It's difficult to say. 15 page papers generally (discipline mileage will totally vary) are "conference" papers. 20 to 25 page papers are "journal" papers. Anything over that are "thesis" papers. Different disciplines have different requirements, of course, but these are some ballpark numbers for genre. As far as a lower limit goes? If you have an outstanding 15 page paper, a school with a maximum of 20 pages isn't going to freak out. If there is a minimum number of pages, that's different. Don't submit less than the minimum. For a school with a 30 page limit, instead of submitting one 15 page paper, submit two papers. I think half of the required writing sample isn't a good plan. If there is not expected length requirement, submit something that is of conference paper or journal article length. The key isn't page length so much as it is a good read. A 22 page page-turner will go over better than a 20 page meh paper if the limit is 20 pages. The purpose of a writing sample is so that they can actually see your best scholarship in action. The length limits are so they don't get a bunch of theses (reading 50 to 100 75-page samples would sooooo suck). The minimums are likely set in place because short papers are unlikely to show personal scholarship so much as they show a student's response to what was learned in class. If you can cut down your 60 page paper into a 25 page paper and still show excellent scholarship, go for it. Otherwise, you're better off submitting two papers instead of one.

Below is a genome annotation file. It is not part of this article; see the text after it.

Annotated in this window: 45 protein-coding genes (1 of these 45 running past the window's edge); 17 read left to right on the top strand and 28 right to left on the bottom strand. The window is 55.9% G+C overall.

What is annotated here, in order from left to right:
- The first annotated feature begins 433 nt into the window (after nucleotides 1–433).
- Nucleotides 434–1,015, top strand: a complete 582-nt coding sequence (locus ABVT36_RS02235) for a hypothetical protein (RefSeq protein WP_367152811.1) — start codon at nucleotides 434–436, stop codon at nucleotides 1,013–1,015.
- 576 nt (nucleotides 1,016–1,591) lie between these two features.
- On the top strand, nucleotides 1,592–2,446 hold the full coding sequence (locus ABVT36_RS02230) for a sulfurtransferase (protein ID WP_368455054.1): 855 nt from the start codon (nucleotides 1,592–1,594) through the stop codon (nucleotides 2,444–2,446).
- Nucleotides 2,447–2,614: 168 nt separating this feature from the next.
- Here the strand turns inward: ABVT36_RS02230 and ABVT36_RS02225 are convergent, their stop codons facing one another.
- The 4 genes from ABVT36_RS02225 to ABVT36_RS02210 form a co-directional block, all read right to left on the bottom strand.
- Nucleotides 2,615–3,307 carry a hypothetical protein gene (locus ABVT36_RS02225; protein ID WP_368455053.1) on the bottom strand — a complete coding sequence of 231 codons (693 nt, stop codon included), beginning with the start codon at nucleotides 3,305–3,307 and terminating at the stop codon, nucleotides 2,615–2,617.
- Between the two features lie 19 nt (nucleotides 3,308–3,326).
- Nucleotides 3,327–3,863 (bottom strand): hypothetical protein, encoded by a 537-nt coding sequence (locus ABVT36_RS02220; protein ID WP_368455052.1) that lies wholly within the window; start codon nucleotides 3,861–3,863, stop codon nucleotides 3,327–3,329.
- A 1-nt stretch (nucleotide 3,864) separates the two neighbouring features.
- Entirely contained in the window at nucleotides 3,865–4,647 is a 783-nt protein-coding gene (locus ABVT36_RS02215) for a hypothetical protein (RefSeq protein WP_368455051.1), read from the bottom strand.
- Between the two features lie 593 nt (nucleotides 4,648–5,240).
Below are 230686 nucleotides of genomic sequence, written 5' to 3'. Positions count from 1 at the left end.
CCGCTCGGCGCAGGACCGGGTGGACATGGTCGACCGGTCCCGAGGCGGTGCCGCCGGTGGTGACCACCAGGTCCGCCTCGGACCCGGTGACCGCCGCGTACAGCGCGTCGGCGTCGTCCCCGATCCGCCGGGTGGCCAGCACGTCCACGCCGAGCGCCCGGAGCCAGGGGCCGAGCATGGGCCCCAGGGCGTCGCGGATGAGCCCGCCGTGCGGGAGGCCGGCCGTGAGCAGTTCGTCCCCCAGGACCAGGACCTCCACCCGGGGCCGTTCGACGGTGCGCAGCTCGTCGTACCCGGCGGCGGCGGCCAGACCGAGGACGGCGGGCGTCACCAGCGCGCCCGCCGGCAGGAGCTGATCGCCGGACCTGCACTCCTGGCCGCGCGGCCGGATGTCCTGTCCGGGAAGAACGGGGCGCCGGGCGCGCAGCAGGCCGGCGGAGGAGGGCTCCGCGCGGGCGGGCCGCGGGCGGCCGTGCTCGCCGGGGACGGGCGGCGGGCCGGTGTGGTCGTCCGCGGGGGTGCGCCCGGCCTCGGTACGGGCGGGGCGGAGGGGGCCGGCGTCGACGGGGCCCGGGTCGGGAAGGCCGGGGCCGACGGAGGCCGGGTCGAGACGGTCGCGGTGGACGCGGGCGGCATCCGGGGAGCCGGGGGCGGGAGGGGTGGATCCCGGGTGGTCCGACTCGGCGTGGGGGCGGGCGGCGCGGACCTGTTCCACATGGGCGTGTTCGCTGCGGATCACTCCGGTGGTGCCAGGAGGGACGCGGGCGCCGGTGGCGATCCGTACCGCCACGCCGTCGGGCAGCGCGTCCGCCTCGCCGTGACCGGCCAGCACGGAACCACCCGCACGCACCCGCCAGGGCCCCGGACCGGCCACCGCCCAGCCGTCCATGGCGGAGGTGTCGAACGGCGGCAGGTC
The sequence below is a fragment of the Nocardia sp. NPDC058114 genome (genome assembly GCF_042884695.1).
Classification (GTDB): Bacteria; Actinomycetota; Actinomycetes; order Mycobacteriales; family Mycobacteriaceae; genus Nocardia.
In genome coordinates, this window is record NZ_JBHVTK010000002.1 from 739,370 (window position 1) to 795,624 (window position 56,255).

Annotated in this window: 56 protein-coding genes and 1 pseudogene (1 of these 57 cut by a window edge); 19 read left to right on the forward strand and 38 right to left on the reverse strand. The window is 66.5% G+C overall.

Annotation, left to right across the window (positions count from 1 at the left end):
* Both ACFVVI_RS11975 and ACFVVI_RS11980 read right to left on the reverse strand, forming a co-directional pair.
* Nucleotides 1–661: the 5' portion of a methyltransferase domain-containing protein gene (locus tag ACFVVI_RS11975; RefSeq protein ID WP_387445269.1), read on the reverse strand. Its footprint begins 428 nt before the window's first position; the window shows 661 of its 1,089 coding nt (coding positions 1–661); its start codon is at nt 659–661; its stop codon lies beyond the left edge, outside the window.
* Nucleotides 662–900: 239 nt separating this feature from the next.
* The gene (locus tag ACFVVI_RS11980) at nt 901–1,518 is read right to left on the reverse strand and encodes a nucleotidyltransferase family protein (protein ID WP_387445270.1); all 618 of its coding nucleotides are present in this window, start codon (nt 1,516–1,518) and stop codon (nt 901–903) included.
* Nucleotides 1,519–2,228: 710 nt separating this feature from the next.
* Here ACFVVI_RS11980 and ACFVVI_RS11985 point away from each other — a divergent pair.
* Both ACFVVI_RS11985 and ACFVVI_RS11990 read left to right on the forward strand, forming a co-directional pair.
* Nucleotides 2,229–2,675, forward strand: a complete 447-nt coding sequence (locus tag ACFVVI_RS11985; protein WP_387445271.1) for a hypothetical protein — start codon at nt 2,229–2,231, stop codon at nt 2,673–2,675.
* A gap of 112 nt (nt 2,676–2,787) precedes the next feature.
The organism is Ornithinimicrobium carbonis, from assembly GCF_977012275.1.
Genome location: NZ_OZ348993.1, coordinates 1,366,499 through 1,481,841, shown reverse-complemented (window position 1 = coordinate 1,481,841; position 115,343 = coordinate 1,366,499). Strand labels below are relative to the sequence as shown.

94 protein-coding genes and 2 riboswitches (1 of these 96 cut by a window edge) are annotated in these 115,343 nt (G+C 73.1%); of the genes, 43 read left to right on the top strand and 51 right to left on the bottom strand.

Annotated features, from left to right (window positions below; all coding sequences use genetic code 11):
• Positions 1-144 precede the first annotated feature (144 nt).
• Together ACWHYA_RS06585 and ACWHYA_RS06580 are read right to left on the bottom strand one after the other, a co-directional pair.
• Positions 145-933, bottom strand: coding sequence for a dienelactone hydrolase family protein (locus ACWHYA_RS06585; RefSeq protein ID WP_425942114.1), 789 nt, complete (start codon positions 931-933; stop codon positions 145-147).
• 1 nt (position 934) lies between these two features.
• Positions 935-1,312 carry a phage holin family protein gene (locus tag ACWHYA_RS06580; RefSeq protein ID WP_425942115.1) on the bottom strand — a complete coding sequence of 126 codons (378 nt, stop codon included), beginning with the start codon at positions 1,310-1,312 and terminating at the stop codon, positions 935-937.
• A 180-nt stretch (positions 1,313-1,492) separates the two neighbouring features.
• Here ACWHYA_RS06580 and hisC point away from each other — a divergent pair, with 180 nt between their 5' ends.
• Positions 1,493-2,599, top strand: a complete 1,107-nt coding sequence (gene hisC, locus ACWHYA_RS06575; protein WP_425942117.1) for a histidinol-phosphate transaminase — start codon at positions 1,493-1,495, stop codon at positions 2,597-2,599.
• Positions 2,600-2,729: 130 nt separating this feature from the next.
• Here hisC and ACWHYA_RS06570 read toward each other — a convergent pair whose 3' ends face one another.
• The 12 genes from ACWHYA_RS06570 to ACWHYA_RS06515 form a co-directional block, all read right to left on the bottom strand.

40. 1 point
    spec789

    No more of Form I-94

    The form is issued electronically now. You have to go online to retrieve the number: https://help.cbp.gov/app/answers/detail/a_id/1696/~/how-to-retrieve-the-i-94-online
  41. 1 point
    mandarin.orange

    I feel my PhD has been a waste